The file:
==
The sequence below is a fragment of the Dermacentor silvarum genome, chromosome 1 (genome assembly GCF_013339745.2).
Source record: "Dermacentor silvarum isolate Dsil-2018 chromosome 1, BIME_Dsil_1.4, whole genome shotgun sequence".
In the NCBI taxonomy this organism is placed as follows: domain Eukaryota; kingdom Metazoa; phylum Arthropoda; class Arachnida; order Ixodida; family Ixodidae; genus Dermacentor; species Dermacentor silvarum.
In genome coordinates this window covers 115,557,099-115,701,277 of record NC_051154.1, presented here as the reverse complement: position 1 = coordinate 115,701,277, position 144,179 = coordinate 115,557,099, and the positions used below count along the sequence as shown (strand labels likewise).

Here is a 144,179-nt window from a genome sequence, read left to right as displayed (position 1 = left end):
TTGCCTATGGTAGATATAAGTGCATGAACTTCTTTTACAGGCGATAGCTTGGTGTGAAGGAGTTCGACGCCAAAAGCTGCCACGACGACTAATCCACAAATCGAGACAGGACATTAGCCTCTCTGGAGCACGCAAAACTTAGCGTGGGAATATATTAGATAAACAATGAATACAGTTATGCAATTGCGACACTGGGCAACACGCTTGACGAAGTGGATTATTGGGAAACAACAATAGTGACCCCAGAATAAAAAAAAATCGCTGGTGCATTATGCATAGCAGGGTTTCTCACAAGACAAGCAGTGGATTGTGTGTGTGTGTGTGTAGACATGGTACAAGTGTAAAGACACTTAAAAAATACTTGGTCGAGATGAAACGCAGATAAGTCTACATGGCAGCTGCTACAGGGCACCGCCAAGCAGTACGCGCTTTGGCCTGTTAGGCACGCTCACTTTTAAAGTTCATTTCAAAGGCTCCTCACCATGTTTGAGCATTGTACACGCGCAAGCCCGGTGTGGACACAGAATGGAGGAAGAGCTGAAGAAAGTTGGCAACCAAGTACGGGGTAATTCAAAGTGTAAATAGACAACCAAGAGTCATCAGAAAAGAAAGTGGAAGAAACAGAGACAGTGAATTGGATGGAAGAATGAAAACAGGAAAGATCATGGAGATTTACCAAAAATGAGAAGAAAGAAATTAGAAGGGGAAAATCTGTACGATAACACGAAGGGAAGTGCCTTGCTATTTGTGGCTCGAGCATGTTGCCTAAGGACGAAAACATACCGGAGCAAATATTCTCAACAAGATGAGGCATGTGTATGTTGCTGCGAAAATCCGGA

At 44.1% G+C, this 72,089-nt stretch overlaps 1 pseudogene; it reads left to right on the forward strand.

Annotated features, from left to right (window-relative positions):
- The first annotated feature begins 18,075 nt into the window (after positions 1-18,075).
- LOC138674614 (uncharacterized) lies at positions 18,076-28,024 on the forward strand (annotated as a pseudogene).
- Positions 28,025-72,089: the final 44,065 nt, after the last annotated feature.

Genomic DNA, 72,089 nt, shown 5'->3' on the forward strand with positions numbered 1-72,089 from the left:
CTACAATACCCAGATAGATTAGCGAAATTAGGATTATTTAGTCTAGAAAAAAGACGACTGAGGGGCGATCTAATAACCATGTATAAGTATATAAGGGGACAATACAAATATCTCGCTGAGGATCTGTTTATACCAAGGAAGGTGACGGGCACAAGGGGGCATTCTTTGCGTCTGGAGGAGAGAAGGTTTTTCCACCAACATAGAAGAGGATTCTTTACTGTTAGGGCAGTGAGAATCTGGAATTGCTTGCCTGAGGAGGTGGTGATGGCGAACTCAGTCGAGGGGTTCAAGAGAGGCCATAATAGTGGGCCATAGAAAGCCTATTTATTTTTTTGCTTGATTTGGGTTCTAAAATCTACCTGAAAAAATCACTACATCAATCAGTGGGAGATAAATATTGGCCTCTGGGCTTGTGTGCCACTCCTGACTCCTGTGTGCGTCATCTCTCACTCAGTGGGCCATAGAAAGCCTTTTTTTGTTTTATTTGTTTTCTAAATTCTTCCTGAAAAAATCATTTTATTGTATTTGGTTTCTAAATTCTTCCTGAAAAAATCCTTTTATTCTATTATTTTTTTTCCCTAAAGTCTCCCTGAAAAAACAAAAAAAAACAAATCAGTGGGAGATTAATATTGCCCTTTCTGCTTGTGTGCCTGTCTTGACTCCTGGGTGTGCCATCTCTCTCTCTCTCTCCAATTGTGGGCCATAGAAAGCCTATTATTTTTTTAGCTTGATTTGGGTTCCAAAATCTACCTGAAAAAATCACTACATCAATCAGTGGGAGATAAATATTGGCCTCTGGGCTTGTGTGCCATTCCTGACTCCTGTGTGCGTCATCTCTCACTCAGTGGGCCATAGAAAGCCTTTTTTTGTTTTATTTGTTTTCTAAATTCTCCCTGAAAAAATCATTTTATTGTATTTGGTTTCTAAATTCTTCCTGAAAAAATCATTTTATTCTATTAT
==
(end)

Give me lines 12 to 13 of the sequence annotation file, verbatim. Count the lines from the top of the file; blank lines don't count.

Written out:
Genomic DNA, 72,089 nt, shown 5'->3' on the forward strand with positions numbered 1-72,089 from the left:
CTACAATACCCAGATAGATTAGCGAAATTAGGATTATTTAGTCTAGAAAAAAGACGACTGAGGGGCGATCTAATAACCATGTATAAGTATATAAGGGGACAATACAAATATCTCGCTGAGGATCTGTTTATACCAAGGAAGGTGACGGGCACAAGGGGGCATTCTTTGCGTCTGGAGGAGAGAAGGTTTTTCCACCAACATAGAAGAGGATTCTTTACTGTTAGGGCAGTGAGAATCTGGAATTGCTTGCCTGAGGAGGTGGTGATGGCGAACTCAGTCGAGGGGTTCAAGAGAGGCCATAATAGTGGGCCATAGAAAGCCTATTTATTTTTTTGCTTGATTTGGGTTCTAAAATCTACCTGAAAAAATCACTACATCAATCAGTGGGAGATAAATATTGGCCTCTGGGCTTGTGTGCCACTCCTGACTCCTGTGTGCGTCATCTCTCACTCAGTGGGCCATAGAAAGCCTTTTTTTGTTTTATTTGTTTTCTAAATTCTTCCTGAAAAAATCATTTTATTGTATTTGGTTTCTAAATTCTTCCTGAAAAAATCCTTTTATTCTATTATTTTTTTTCCCTAAAGTCTCCCTGAAAAAACAAAAAAAAACAAATCAGTGGGAGATTAATATTGCCCTTTCTGCTTGTGTGCCTGTCTTGACTCCTGGGTGTGCCATCTCTCTCTCTCTCTCCAATTGTGGGCCATAGAAAGCCTATTATTTTTTTAGCTTGATTTGGGTTCCAAAATCTACCTGAAAAAATCACTACATCAATCAGTGGGAGATAAATATTGGCCTCTGGGCTTGTGTGCCATTCCTGACTCCTGTGTGCGTCATCTCTCACTCAGTGGGCCATAGAAAGCCTTTTTTTGTTTTATTTGTTTTCTAAATTCTCCCTGAAAAAATCATTTTATTGTATTTGGTTTCTAAATTCTTCCTGAAAAAATCATTTTATTCTATTAT